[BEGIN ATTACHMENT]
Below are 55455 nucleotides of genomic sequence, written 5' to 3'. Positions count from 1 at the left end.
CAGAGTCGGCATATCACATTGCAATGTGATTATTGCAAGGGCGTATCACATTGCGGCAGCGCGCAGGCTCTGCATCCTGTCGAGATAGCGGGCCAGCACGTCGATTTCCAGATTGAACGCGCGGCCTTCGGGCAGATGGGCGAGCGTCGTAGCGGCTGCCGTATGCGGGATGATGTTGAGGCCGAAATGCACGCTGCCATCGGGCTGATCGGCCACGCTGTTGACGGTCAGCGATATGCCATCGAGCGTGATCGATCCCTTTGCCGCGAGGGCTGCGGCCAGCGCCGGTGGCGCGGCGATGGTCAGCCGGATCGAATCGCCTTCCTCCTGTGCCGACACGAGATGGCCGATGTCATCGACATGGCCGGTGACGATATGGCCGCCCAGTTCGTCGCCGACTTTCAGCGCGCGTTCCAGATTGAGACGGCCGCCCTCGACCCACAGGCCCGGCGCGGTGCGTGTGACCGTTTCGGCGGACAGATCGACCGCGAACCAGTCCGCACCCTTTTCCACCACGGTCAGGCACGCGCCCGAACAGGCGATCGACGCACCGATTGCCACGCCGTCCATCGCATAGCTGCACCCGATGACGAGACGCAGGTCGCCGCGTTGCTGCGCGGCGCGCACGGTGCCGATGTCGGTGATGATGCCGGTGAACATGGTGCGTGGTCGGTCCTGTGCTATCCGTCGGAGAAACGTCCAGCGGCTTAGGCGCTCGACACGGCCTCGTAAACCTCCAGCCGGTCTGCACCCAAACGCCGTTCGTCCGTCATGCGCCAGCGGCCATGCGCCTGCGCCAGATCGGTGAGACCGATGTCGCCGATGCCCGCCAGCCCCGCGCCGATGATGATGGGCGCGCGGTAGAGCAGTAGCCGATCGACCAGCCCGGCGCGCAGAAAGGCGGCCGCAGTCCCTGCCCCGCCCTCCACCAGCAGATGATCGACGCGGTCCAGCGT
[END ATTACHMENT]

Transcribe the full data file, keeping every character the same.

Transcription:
Below are 55455 nucleotides of genomic sequence, written 5' to 3'. Positions count from 1 at the left end.
CAGAGTCGGCATATCACATTGCAATGTGATTATTGCAAGGGCGTATCACATTGCGGCAGCGCGCAGGCTCTGCATCCTGTCGAGATAGCGGGCCAGCACGTCGATTTCCAGATTGAACGCGCGGCCTTCGGGCAGATGGGCGAGCGTCGTAGCGGCTGCCGTATGCGGGATGATGTTGAGGCCGAAATGCACGCTGCCATCGGGCTGATCGGCCACGCTGTTGACGGTCAGCGATATGCCATCGAGCGTGATCGATCCCTTTGCCGCGAGGGCTGCGGCCAGCGCCGGTGGCGCGGCGATGGTCAGCCGGATCGAATCGCCTTCCTCCTGTGCCGACACGAGATGGCCGATGTCATCGACATGGCCGGTGACGATATGGCCGCCCAGTTCGTCGCCGACTTTCAGCGCGCGTTCCAGATTGAGACGGCCGCCCTCGACCCACAGGCCCGGCGCGGTGCGTGTGACCGTTTCGGCGGACAGATCGACCGCGAACCAGTCCGCACCCTTTTCCACCACGGTCAGGCACGCGCCCGAACAGGCGATCGACGCACCGATTGCCACGCCGTCCATCGCATAGCTGCACCCGATGACGAGACGCAGGTCGCCGCGTTGCTGCGCGGCGCGCACGGTGCCGATGTCGGTGATGATGCCGGTGAACATGGTGCGTGGTCGGTCCTGTGCTATCCGTCGGAGAAACGTCCAGCGGCTTAGGCGCTCGACACGGCCTCGTAAACCTCCAGCCGGTCTGCACCCAAACGCCGTTCGTCCGTCATGCGCCAGCGGCCATGCGCCTGCGCCAGATCGGTGAGACCGATGTCGCCGATGCCCGCCAGCCCCGCGCCGATGATGATGGGCGCGCGGTAGAGCAGTAGCCGATCGACCAGCCCGGCGCGCAGAAAGGCGGCCGCAGTCCCTGCCCCGCCCTCCACCAGCAGATGATCGACGCGGTCCAGCGT